Can there be parallels drawn between the 2016 Ducks and 2014 Sharks?

Anaheim Ducks center Ryan Kesler (17) takes the puck up ice on a breakaway with San Jose Sharks defenseman Marc-Edouard Vlasic, center, and Ducks center Nate Thompson, right, trailing on the play during the second period of an NHL hockey game in Anaheim, Calif., Tuesday, Feb. 2, 2016. (AP Photo/Alex Gallardo)
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The Anaheim Ducks might not have suffered a reverse sweep at the hands of one of their biggest rivals, but they seem to have reached a breaking point when it comes to playoff disappointments.

After firing head coach Bruce Boudreau, GM Bob Murray was highly critical of the team’s core, even noting that at this point he’s not a fan of long-term contracts. That was perhaps a swipe at how he feels Corey Perry and Ryan Getzlaf‘s eight-year $69 million and $66 million contracts have worked out thus far. Meanwhile Ryan Kesler‘s six-year deal worth roughly $41 million is about to begin.

After San Jose suffered its first round loss to the Los Angeles Kings in 2014, Sharks GM Doug Wilson said they were now becoming a “tomorrow team” and they began a cultural shift that included Joe Thornton losing the captaincy.

There are differences of course between the two situations. One notable one is that the Sharks’ guard was already starting to change hands in 2013-14. Joe Thornton and Patrick Marleau were entering their mid-30s, but Joe Pavelski and Logan Couture were on the rise. Anaheim’s core of Getzlaf and Perry is significantly younger, but while Anaheim also has some promising forwards like Jakob Silfverberg, that generation of players doesn’t seem ready to carry the torch for the Ducks.

“We don’t have a lot of young guys in the lineup. … Today’s a much different feeling leaving the rink,” Ducks forward Andrew Cogliano said, per the Los Angeles Times. “In those [previous] years there’s been a sense of hope. Today, there’s zero feeling like that.”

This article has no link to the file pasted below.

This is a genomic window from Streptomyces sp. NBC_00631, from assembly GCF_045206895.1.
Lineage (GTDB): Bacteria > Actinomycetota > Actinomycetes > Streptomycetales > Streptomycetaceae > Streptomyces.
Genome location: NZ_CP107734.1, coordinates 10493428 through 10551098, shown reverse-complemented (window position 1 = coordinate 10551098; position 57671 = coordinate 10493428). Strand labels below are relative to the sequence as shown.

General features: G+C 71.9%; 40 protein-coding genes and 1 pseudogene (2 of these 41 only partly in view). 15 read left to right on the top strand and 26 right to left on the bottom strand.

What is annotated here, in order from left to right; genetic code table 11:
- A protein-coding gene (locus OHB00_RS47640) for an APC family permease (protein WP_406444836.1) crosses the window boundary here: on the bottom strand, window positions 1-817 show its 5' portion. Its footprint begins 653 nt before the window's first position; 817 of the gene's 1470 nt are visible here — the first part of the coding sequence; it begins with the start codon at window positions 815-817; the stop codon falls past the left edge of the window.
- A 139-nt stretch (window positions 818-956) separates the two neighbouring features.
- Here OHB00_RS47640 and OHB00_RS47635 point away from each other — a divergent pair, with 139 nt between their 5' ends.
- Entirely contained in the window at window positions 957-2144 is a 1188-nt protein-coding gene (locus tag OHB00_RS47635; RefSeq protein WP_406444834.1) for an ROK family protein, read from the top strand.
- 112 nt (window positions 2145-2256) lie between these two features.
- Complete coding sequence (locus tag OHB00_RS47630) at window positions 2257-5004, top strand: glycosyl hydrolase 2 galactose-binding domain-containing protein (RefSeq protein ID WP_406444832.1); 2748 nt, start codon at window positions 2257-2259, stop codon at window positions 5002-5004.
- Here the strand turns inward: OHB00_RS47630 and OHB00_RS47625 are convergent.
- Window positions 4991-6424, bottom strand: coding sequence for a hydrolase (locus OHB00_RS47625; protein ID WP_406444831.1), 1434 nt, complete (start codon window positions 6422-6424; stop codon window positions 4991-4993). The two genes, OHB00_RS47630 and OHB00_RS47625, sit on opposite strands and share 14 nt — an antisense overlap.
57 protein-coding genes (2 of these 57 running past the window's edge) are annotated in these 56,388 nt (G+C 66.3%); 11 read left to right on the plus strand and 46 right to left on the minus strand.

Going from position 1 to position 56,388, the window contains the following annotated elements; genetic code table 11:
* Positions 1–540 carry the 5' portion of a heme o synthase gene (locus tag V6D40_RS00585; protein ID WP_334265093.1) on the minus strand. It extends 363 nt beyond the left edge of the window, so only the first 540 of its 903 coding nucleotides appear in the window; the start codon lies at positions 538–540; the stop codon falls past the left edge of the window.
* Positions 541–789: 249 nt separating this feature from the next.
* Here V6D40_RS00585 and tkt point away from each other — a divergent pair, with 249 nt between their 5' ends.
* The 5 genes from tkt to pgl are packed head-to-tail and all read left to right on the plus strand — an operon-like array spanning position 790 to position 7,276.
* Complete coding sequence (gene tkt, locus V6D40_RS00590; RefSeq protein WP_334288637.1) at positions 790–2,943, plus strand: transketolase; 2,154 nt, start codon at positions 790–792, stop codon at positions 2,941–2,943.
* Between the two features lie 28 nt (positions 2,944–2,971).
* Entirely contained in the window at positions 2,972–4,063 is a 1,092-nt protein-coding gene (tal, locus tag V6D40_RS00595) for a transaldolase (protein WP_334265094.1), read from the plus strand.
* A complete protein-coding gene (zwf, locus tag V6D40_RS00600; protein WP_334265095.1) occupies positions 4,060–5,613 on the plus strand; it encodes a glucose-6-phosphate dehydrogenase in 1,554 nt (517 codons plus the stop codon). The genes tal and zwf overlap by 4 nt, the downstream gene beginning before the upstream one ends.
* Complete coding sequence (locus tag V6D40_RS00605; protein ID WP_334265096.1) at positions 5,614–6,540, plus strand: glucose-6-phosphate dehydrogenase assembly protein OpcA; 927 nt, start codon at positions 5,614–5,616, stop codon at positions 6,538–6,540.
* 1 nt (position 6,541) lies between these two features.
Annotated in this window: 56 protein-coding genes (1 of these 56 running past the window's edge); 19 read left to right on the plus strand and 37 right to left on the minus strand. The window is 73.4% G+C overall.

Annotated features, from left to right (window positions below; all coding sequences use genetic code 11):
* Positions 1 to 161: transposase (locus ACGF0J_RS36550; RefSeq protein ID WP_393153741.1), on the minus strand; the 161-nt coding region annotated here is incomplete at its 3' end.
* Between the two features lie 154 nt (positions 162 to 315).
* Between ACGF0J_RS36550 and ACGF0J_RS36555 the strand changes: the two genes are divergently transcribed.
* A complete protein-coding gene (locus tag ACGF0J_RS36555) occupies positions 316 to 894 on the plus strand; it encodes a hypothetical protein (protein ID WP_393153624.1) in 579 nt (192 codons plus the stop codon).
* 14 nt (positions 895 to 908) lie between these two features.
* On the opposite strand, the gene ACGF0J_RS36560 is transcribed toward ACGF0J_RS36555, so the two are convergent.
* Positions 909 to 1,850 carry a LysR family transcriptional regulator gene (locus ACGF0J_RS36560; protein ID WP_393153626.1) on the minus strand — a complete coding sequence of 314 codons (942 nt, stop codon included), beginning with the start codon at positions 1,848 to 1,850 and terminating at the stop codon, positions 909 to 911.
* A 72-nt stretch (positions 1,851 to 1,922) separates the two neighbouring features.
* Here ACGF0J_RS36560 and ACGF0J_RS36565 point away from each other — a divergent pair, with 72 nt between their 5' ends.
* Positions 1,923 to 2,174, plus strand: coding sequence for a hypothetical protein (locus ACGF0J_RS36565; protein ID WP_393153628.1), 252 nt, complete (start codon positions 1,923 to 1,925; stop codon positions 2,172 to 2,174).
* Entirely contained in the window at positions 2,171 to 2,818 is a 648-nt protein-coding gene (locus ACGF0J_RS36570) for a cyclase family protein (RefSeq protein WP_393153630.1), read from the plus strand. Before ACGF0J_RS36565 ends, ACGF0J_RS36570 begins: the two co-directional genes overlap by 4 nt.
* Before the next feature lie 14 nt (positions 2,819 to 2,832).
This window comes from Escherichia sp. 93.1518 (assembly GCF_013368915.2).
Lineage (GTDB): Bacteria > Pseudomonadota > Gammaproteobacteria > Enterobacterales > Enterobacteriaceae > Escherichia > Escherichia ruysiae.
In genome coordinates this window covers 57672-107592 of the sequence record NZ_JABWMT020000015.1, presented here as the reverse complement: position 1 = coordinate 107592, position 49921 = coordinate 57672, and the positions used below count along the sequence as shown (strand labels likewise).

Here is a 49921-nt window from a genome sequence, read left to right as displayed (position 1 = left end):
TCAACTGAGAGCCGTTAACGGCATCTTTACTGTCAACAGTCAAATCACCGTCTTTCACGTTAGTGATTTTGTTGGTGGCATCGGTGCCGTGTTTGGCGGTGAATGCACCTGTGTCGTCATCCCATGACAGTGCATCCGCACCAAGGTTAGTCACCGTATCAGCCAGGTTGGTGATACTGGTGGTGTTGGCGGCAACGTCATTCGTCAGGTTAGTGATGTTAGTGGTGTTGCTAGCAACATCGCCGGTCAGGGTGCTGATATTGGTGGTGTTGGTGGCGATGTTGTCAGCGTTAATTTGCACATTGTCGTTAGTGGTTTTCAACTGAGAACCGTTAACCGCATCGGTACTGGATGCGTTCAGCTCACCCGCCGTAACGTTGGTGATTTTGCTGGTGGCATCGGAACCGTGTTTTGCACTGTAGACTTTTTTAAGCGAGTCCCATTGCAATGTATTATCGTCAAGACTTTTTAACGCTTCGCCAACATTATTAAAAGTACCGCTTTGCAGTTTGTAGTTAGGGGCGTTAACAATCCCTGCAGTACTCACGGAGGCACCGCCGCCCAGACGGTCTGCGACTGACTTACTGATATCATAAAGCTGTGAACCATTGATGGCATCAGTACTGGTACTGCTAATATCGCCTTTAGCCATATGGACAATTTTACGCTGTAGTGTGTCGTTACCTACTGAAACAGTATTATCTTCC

Perhaps the Anaheim Ducks will find hope by watching the rest of the 2016 playoffs. If the San Jose Sharks continue to succeed, they will be an example of a team that once underachieved, hit a critical low, but then managed to fix that in a relatively short time without a massive turnover in terms of on-ice personnel. While we’re at it, you could make a similar argument for the Washington Capitals.

Maybe Murray will look to those franchises for inspiration as he moves forward.

Capitals, Penguins nearly perfect at stopping third period comebacks

Pittsburgh Penguins center Sidney Crosby (87) and Washington Capitals defenseman Matt Niskanen (2) chase down the puck during the first period of Game 2 in an NHL hockey Stanley Cup Eastern Conference semifinals Saturday, April 30, 2016 in Washington. (AP Photo/Pablo Martinez Monsivais)
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Pittsburgh only won by a single goal in Game 2 on Saturday and that deciding marker came with 4:28 minutes remaining in the third, but that contest had the potential to be far more one-sided.

The Capitals were outshot 28-10 through 40 minutes and were consequently leaning on goaltender Braden Holtby to keep things close.

“First two periods, I thought they were way better than us,” Washington coach Barry Trotz told CSN Mid-Atlantic. Or has Justin Williams put it, the Capitals “were getting embarrassed out there” during the first 40 minutes.